Upon looking around my room for some inspiration, I found it – my mechanical pencil! Just had to pop the eraser off and take the top section apart and voila, instant perfect-sized hole puncher.
It worked. I punched the little piece out by sticking a lead piece into the tube the opposite end. It’s good to be resourceful.
The head. The hair. Oh my god, kill me now. I quite legitimately spent a good hour sitting at my desk fondling a mound of yellow clay trying to figure out how to do the hair. And I still couldn’t figure it out.
Quite legitimately, Toon Link’s hair is like…so 3D it’s insane. It’s like a poof, a cloud, a pillow…but how could I attach it to the head and make it look natural? I blew a fuse trying to figure it out, and eventually pretty much just gave up and threw it on, made it into some semblance of hair, and said, “feth it ship it.”
It looks more like classic Link than Toon Link, but I honestly had enough of dealing with the hair. Face and cap weren’t difficult to sculpt at all. But I think I made the cap a bit oversized in the end…
A friend of mine suggested using a credit card to mold some hair lines, so I fished out my Barnes and Noble Member Card to do the trick. Didn’t turn out too bad, that technique.
Hands. I hate sculpting hands, as I’m fairly certain I pointed out in the Toad Kart post. They look passable with the palms up, but from the back they’re totally flat, which was highly unnatural. Sadly I lack the skill to fix such an error.
A good example of what I pointed out earlier, with the Krazy Glue bottle stencil. The circular grooves in the upper part of the shield were made using the bottle cap shown.
Had a little trouble sculpting the mirror part of the Mirror Shield, so I printed out an image of it at an appropriate size, cut it out, and molded it based on that. Result? Flawless shield, perfectly proportional. Kind of like tracing.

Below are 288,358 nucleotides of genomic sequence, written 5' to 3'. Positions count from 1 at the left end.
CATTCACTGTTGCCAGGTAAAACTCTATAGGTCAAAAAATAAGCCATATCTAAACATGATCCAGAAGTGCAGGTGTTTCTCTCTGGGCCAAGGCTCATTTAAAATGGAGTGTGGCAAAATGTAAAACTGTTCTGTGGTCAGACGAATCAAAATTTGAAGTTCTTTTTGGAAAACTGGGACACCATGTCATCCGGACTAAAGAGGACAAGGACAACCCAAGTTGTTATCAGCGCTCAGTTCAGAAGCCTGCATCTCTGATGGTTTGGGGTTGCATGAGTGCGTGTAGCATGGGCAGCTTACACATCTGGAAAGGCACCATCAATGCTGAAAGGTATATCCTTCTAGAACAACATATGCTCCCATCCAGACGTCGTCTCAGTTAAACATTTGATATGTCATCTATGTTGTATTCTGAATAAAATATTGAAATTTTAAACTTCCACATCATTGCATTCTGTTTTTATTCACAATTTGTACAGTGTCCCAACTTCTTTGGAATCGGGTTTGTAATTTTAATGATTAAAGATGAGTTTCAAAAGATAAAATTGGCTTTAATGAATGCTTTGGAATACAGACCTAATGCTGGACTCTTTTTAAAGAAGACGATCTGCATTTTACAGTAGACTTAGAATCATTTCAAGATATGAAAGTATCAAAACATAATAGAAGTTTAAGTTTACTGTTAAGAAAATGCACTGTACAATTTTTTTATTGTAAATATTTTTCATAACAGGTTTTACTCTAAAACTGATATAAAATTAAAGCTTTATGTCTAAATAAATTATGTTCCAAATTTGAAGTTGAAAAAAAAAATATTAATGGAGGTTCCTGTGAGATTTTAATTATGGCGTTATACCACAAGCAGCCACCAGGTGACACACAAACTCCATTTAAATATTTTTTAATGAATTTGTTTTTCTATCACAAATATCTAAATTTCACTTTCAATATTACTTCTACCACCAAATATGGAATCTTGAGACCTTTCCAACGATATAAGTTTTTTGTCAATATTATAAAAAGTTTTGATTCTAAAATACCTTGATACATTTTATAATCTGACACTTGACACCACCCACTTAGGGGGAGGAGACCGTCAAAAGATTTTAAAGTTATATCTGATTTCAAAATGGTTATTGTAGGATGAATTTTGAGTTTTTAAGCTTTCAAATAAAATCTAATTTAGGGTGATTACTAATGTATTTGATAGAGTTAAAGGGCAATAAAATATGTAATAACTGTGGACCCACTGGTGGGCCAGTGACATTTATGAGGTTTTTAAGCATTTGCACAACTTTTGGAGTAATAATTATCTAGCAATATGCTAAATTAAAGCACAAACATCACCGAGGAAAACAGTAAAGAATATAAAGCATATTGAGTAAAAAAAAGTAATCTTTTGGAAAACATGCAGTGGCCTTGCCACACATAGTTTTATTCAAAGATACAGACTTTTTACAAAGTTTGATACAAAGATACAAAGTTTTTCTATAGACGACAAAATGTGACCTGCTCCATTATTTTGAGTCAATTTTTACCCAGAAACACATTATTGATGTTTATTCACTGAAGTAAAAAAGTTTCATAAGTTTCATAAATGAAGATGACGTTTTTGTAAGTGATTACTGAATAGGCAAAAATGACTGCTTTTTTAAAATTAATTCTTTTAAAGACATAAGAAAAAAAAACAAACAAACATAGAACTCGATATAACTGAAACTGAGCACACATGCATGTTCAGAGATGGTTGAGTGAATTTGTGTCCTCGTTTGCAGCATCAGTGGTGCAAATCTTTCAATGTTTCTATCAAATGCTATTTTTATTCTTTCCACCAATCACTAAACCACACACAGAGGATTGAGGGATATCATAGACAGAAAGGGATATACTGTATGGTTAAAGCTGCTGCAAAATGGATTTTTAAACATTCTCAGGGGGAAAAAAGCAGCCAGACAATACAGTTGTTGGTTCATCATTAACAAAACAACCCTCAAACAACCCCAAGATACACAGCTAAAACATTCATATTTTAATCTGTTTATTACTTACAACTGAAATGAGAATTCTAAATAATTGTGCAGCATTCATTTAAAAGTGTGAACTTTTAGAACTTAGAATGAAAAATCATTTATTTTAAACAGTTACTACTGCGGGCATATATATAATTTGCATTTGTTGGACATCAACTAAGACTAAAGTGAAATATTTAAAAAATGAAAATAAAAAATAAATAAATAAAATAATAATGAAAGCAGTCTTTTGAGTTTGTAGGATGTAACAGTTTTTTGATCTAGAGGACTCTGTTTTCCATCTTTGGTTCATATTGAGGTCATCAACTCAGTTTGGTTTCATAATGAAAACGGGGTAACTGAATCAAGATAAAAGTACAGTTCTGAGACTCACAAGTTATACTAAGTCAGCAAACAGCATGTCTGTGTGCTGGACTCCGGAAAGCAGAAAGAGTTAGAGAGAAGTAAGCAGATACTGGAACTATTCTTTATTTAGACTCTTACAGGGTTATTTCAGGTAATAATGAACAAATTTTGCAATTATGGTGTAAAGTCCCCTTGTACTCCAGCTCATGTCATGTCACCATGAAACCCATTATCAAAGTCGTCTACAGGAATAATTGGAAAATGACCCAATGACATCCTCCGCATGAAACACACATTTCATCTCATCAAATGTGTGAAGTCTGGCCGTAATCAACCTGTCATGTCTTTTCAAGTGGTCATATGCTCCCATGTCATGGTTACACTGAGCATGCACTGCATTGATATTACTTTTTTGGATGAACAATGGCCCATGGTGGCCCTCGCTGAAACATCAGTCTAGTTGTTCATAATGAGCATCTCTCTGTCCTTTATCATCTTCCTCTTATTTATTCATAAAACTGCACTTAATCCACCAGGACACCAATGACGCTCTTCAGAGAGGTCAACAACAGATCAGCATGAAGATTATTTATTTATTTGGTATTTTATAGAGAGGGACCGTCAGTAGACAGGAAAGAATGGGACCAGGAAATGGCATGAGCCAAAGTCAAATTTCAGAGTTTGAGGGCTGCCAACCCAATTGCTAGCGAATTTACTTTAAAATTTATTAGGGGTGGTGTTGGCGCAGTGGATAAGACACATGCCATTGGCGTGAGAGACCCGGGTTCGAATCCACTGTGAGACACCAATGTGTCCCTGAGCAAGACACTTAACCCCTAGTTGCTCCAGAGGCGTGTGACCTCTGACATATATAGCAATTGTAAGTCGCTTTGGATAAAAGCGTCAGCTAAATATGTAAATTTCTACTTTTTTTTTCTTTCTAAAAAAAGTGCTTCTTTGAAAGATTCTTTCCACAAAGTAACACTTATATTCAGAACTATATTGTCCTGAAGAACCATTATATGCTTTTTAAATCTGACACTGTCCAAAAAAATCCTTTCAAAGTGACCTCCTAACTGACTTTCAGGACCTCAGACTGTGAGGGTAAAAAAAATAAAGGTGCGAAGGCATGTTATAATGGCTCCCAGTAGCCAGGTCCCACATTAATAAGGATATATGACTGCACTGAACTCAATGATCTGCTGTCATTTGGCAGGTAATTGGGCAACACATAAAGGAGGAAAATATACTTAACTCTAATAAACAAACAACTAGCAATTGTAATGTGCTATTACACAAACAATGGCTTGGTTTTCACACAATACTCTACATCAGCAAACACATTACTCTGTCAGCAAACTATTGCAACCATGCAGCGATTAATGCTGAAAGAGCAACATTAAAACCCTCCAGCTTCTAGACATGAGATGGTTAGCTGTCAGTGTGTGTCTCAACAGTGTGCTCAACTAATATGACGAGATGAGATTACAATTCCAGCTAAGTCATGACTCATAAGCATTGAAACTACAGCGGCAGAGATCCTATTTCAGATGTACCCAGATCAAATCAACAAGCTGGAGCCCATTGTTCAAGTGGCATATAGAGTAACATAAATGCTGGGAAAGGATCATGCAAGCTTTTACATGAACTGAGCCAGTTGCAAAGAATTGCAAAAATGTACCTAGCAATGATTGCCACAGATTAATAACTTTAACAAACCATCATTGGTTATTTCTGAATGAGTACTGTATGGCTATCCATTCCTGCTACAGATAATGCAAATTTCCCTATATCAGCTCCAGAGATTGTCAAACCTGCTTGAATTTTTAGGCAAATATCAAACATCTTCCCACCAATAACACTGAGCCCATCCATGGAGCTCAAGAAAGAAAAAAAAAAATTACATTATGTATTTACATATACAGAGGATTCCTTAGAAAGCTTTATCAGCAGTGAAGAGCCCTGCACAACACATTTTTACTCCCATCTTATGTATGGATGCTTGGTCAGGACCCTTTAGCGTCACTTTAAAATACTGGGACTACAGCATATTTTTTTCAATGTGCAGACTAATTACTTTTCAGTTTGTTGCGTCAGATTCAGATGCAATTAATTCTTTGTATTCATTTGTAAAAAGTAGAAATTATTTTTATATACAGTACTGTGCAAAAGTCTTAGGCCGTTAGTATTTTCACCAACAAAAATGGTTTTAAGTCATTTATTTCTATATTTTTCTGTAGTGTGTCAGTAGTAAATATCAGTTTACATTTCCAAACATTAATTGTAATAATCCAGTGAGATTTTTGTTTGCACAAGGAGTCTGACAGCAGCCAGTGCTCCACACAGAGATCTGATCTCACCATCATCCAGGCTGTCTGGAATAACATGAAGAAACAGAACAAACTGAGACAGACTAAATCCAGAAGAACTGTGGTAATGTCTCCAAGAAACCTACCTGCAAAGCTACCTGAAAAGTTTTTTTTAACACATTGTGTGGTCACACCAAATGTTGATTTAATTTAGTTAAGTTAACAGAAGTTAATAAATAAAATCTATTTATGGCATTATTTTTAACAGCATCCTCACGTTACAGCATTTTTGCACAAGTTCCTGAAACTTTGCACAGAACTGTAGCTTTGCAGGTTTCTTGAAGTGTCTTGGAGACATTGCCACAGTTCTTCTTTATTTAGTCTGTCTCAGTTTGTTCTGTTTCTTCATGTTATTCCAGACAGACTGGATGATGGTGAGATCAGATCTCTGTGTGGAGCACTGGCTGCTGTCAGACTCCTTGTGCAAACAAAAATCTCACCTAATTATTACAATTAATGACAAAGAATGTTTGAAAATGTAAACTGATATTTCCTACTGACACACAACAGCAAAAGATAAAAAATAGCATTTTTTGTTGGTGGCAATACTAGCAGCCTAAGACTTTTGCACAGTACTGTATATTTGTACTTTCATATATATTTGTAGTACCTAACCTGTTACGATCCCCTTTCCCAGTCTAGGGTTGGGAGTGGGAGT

Proceeded to cut the deepness of the shield in half, given it was a bit thick. (see above)
Left with basically two mirror shields of the same thickness. Double equip link? Make it into a phone charm? Give it to my Mini-Danboard?
Just to give an idea of how tiny the shield was. Just a little over an inch tall. The microscopic Triforce was sculpted out of that tiny sheet of gray you see there.
Moving onto the Master Sword. Not so awesome to sculpt. The tiny thing is rather intricate, and I had a difficult time keeping every little piece together. (See: the hilt and handle alone is made up of seven different parts).
A part of the hat pin shown above was used to keep the entire thing together.
Now I’ll confess – I had originally intended to sculpt Link in a pose where the sword would be sheathed, negating the need to sculpt a blade for it. But then I decided that would be kind of waste, anything short of having the sword and shield drawn would just be lame.
What I did was make a basic shape for the blade at first out of gray Super Sculpey, as shown above, and then proceed to sand it down into more of the Master Sword’s sophisticated blade shape after it’s been hardened.